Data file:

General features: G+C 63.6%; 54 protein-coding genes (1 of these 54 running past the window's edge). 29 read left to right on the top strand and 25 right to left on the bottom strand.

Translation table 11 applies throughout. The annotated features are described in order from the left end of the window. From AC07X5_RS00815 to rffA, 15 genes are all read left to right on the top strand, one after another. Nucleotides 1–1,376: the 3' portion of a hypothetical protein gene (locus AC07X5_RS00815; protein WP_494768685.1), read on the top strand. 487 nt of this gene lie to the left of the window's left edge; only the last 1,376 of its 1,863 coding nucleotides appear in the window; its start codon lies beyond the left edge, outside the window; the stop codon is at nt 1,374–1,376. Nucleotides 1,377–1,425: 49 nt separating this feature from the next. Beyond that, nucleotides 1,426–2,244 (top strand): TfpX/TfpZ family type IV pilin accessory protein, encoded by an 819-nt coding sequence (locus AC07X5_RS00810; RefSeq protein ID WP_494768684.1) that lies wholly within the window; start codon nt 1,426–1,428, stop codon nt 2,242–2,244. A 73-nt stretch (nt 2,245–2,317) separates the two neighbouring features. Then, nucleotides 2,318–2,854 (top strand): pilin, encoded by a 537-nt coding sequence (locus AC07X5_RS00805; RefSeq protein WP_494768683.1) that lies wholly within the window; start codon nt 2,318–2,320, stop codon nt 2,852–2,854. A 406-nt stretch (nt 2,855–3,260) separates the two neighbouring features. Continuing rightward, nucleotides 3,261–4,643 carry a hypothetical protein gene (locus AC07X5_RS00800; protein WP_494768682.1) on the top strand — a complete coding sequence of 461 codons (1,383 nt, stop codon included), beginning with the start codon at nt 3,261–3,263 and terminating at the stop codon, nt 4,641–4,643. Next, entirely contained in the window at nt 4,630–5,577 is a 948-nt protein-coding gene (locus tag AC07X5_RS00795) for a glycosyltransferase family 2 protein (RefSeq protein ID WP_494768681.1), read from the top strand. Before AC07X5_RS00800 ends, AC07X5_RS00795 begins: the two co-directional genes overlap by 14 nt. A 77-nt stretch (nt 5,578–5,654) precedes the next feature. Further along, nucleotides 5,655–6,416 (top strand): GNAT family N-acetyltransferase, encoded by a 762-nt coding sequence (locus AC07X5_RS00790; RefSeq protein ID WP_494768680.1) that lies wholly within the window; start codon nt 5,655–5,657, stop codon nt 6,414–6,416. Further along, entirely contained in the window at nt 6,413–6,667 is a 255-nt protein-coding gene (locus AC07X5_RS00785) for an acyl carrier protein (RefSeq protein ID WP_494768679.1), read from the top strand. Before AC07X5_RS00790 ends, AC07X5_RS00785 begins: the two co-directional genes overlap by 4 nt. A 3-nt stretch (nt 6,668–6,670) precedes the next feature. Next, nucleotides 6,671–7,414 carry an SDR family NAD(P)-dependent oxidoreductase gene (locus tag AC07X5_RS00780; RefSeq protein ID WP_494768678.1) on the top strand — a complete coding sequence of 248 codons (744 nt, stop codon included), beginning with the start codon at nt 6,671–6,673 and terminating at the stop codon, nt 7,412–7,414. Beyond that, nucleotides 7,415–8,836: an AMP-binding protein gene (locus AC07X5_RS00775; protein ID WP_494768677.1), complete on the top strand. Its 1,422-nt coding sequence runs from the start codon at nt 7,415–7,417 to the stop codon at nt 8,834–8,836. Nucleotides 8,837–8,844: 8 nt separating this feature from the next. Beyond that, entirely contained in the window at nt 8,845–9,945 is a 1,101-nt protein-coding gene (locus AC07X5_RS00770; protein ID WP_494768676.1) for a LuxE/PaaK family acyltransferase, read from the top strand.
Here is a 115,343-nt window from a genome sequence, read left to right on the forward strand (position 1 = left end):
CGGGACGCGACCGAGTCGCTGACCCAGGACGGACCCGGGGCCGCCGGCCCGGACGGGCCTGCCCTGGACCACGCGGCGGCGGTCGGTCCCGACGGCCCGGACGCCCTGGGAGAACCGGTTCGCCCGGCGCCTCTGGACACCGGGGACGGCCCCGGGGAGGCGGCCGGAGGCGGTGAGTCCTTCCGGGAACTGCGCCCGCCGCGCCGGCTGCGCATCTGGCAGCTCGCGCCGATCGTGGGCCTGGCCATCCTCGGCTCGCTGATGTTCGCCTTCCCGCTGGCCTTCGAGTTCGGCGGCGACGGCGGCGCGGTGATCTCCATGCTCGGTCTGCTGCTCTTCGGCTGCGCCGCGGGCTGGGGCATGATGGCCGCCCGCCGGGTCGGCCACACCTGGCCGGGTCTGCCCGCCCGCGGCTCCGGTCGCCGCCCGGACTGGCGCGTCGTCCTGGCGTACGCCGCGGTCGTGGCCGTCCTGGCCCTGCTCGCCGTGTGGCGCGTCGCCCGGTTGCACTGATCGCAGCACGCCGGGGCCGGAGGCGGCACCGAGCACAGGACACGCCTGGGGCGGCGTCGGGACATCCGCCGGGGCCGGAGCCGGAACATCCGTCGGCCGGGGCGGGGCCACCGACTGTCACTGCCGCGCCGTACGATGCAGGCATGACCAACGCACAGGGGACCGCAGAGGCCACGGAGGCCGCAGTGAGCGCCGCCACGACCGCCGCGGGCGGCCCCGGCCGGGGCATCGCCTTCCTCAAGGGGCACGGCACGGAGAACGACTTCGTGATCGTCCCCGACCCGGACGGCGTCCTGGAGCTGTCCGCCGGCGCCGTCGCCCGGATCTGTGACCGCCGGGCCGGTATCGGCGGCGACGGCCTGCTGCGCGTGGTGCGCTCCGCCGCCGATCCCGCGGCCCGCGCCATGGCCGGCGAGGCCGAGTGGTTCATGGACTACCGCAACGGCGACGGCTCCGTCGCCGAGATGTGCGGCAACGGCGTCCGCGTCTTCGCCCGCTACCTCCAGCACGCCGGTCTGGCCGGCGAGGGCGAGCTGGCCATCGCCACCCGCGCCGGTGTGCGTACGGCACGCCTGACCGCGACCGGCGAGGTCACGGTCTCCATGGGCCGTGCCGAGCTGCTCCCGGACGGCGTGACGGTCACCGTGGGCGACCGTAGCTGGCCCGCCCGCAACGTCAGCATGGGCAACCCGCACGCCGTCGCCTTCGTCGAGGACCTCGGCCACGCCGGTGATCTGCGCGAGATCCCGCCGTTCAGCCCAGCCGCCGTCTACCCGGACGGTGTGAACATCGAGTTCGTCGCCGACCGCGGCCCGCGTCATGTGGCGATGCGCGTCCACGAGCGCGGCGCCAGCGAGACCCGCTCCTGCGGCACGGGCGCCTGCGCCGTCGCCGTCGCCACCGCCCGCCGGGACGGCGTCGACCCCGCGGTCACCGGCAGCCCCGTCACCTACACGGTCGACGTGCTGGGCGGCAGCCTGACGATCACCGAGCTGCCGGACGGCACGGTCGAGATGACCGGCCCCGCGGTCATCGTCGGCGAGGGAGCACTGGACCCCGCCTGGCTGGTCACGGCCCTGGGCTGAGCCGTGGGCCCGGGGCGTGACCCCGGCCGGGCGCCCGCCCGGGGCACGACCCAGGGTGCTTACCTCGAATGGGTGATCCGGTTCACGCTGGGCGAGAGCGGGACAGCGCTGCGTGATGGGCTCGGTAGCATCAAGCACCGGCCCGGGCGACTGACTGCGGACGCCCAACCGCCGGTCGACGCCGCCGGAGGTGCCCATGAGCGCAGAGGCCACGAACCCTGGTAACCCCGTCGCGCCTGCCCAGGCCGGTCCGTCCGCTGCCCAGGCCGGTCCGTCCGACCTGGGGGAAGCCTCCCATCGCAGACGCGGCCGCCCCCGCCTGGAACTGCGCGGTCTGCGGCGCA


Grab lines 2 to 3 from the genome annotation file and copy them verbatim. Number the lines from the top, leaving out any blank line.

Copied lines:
Translation table 11 applies throughout. The annotated features are described in order from the left end of the window. From AC07X5_RS00815 to rffA, 15 genes are all read left to right on the top strand, one after another. Nucleotides 1–1,376: the 3' portion of a hypothetical protein gene (locus AC07X5_RS00815; protein WP_494768685.1), read on the top strand. 487 nt of this gene lie to the left of the window's left edge; only the last 1,376 of its 1,863 coding nucleotides appear in the window; its start codon lies beyond the left edge, outside the window; the stop codon is at nt 1,374–1,376. Nucleotides 1,377–1,425: 49 nt separating this feature from the next. Beyond that, nucleotides 1,426–2,244 (top strand): TfpX/TfpZ family type IV pilin accessory protein, encoded by an 819-nt coding sequence (locus AC07X5_RS00810; RefSeq protein ID WP_494768684.1) that lies wholly within the window; start codon nt 1,426–1,428, stop codon nt 2,242–2,244. A 73-nt stretch (nt 2,245–2,317) separates the two neighbouring features. Then, nucleotides 2,318–2,854 (top strand): pilin, encoded by a 537-nt coding sequence (locus AC07X5_RS00805; RefSeq protein WP_494768683.1) that lies wholly within the window; start codon nt 2,318–2,320, stop codon nt 2,852–2,854. A 406-nt stretch (nt 2,855–3,260) separates the two neighbouring features. Continuing rightward, nucleotides 3,261–4,643 carry a hypothetical protein gene (locus AC07X5_RS00800; protein WP_494768682.1) on the top strand — a complete coding sequence of 461 codons (1,383 nt, stop codon included), beginning with the start codon at nt 3,261–3,263 and terminating at the stop codon, nt 4,641–4,643. Next, entirely contained in the window at nt 4,630–5,577 is a 948-nt protein-coding gene (locus tag AC07X5_RS00795) for a glycosyltransferase family 2 protein (RefSeq protein ID WP_494768681.1), read from the top strand. Before AC07X5_RS00800 ends, AC07X5_RS00795 begins: the two co-directional genes overlap by 14 nt. A 77-nt stretch (nt 5,578–5,654) precedes the next feature. Further along, nucleotides 5,655–6,416 (top strand): GNAT family N-acetyltransferase, encoded by a 762-nt coding sequence (locus AC07X5_RS00790; RefSeq protein ID WP_494768680.1) that lies wholly within the window; start codon nt 5,655–5,657, stop codon nt 6,414–6,416. Further along, entirely contained in the window at nt 6,413–6,667 is a 255-nt protein-coding gene (locus AC07X5_RS00785) for an acyl carrier protein (RefSeq protein ID WP_494768679.1), read from the top strand. Before AC07X5_RS00790 ends, AC07X5_RS00785 begins: the two co-directional genes overlap by 4 nt. A 3-nt stretch (nt 6,668–6,670) precedes the next feature. Next, nucleotides 6,671–7,414 carry an SDR family NAD(P)-dependent oxidoreductase gene (locus tag AC07X5_RS00780; RefSeq protein ID WP_494768678.1) on the top strand — a complete coding sequence of 248 codons (744 nt, stop codon included), beginning with the start codon at nt 6,671–6,673 and terminating at the stop codon, nt 7,412–7,414. Beyond that, nucleotides 7,415–8,836: an AMP-binding protein gene (locus AC07X5_RS00775; protein ID WP_494768677.1), complete on the top strand. Its 1,422-nt coding sequence runs from the start codon at nt 7,415–7,417 to the stop codon at nt 8,834–8,836. Nucleotides 8,837–8,844: 8 nt separating this feature from the next. Beyond that, entirely contained in the window at nt 8,845–9,945 is a 1,101-nt protein-coding gene (locus AC07X5_RS00770; protein ID WP_494768676.1) for a LuxE/PaaK family acyltransferase, read from the top strand.
Here is a 115,343-nt window from a genome sequence, read left to right on the forward strand (position 1 = left end):